Last modified: 2015-06-22 by ian macdonald
Keywords: queen elizabeth ii | standard | australia | oceania |
Links: FOTW homepage | search | disclaimer and copyright | write us | mirrors
image by Blas Delgado Ortiz, resized 18 Mar 2006
image by Martin Grieve, 7 Jun 2009
There is an E flag for Australia. It is made of the shield of Australia (6 quarters, 1 for each state, surrounded by an ermine border) the whole thing overlaid with a gold seven-pointed star, a blue disk, a gold circle of roses (I think they're roses), and a crowned E.
This is the personal standard of the current Queen of Australia, used only within Australia, and only when she's personally present. The Queen of the UK leaves her personal standard behind - no England, Scotland or Ireland appear on the Australian E flag.
Because there is no constitutional position for any other members of the (UK) royal family in Australia, they have no personal standards for use here. I seem to remember seeing Andrew use his UK one here when he visited my campus.
Christopher Vance, 20 February 1996
According to EMC Barraclough's 1965 version of Flags of the World [bar65], page 74:
On September 20th, 1962, royal approval was given to the design for the Queen's Personal flag for Australia. This consisted of the Arms of the Commonwealth of Australia as granted by Royal Warrant dated September 19th, 1912, with the Queen's device of a crowned E upon a royal-blue ground surrounded by a chaplet of gold roses, superimposed upon the gold seven-pointed star from the crest of Australia, and the whole placed in the centre . In this case, a banner of more heraldically conventional shape was approved, although in practice, a longer shape was used (Plate I, Frontispiece, 3)Martin Grieve, 7 June 2009
The picture I have seen shows the ermine border as having 24 marks (7 on each side - is that deliberate symbology?)
Jonathan Dixon, 15 March 2000
In fact the star in the centre is shaded, in yellow (the same shade as Western Australia) and orange, with the light source coming from the top-fly.
Graham Bartram, 17 March 2000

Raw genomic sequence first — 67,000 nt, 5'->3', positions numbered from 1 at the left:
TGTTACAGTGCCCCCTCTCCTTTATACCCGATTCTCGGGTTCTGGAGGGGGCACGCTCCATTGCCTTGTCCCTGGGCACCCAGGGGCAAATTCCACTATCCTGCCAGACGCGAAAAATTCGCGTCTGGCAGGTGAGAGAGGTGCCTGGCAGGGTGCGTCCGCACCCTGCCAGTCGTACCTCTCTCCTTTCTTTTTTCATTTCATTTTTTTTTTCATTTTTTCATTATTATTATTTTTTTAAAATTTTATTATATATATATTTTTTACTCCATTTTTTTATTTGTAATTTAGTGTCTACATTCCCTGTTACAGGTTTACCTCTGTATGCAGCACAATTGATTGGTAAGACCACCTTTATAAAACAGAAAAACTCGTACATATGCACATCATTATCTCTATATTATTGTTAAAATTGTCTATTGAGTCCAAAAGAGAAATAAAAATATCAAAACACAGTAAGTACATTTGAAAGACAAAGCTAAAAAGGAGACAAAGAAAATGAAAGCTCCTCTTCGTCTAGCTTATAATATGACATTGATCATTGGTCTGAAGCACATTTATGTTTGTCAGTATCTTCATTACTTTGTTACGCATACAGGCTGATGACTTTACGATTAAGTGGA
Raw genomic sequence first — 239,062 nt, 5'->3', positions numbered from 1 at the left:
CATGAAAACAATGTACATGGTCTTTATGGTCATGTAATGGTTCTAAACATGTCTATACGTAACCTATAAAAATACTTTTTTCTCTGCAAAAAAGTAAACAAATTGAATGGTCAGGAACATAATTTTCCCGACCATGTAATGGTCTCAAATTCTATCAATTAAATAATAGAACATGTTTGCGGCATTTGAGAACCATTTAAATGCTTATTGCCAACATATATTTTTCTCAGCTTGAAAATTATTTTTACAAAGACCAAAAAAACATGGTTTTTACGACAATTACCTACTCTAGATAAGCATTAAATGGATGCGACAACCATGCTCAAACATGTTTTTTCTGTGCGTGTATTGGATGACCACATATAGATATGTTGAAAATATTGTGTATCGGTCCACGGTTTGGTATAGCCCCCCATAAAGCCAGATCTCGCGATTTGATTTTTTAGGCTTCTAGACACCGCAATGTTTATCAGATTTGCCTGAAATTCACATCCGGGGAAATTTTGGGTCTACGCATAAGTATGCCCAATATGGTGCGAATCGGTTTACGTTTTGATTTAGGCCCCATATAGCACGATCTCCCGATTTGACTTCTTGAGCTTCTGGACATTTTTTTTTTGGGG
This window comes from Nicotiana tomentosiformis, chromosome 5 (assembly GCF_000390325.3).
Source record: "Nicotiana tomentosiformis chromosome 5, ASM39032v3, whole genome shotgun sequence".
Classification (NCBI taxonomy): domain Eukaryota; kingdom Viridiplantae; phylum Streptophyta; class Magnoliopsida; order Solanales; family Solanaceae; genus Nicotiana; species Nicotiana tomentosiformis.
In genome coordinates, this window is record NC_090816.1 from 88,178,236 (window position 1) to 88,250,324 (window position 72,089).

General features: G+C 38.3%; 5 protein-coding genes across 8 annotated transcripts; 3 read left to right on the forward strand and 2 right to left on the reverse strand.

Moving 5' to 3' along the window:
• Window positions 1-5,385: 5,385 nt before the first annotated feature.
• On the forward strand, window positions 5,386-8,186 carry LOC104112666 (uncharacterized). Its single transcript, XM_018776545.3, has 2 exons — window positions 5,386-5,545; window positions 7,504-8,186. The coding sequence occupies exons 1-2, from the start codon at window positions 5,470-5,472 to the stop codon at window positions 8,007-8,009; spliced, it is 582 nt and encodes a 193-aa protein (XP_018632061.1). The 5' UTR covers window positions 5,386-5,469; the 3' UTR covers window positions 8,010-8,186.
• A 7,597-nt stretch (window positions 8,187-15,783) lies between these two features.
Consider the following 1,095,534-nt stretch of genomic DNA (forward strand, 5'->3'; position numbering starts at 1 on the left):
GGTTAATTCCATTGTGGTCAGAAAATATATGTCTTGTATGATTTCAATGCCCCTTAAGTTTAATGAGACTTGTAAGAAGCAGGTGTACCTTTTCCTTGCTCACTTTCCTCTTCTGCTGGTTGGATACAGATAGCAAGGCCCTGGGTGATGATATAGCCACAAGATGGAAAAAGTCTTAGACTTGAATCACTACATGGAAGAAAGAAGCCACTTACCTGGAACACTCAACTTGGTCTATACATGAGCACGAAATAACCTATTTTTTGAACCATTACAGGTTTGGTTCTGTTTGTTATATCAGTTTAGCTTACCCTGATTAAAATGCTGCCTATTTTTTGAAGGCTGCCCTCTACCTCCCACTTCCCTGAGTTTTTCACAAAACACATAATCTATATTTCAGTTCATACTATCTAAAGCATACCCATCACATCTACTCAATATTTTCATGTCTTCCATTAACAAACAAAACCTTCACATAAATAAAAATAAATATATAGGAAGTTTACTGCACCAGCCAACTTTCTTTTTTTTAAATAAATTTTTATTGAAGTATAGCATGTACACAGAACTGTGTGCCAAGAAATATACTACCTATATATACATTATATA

The ratio is 22:31
Blas Delgado Ortiz, 24 May 2000
I'd guess it's a border of width 2 around a perfectly normal 18:27 (=2:3) banner of the arms of Australia.
Christopher Vance, 28 May 2000
Changes were made by Graham Bartram to the various Royal Standards through BR20 [gra00], as reported in Flagmaster [fLm]. Aside from the artistic rendition of the badges in the quartering he has made three changes - standardising the flag proportions to the navy's 1:2, introducing shading to the Commonwealth Star and reversing the direction of the Western Australian swan. These changes were made without reference to and without informing the Australian Government. The change of proportions and the shading appear to have been accepted, however my information is that the actual flags used by the Queen in her recent Australian tour continued to show the swan facing the fly. The reason for this is that notwithstanding the change to the Western Australia flag badge, the Australian Coat of Arms has not been altered and since the Queen's flag is a defaced banner of the arms, the swan should not be changed.
Ralph Kelly, 16 July 2000
In the illustration in Flagmaster Spring 1999,
I noticed the crowns that appear are that of St Edward, the current crown style used by
the Queen. Even though the flags of Queensland and Victoria have the St Edward Crown,
the Australian Coat of Arms has not changed and still has the Imperial Crown. So does that mean that the crowns in the Queen's flag should be Imperial except for the crown appearing above the E?
Edward Kovach, 9 May 2004
I know that British symbols were altered with the accession of HM The Queen
in 1952, but I sm not sure whether this should have applied to Australia as well?
Since it was designed/introduced in 1962 the Royal Standard for Australia naturally uses the St Edward's Crown, but
should that on the arms of 1912 actually have been altered also? Does it not depend upon whether the blazon of 1912 actually called for an "Imperial Crown", and/or a decision/lack of decision by the
Government of Australia?
Christopher Southworth, 9-10 May 2004
I am curious as to why Queensland's star is not a lighter shade of blue as in her state flag but David
Prothero's suggestion that this is presumeably because the star on the arms, dating from 1909, is dark blue, may just hold water.
Another point of interest is why the Tasmanian Lion is so different from the version used on the State flag.
Martin Grieve, 7 June 2009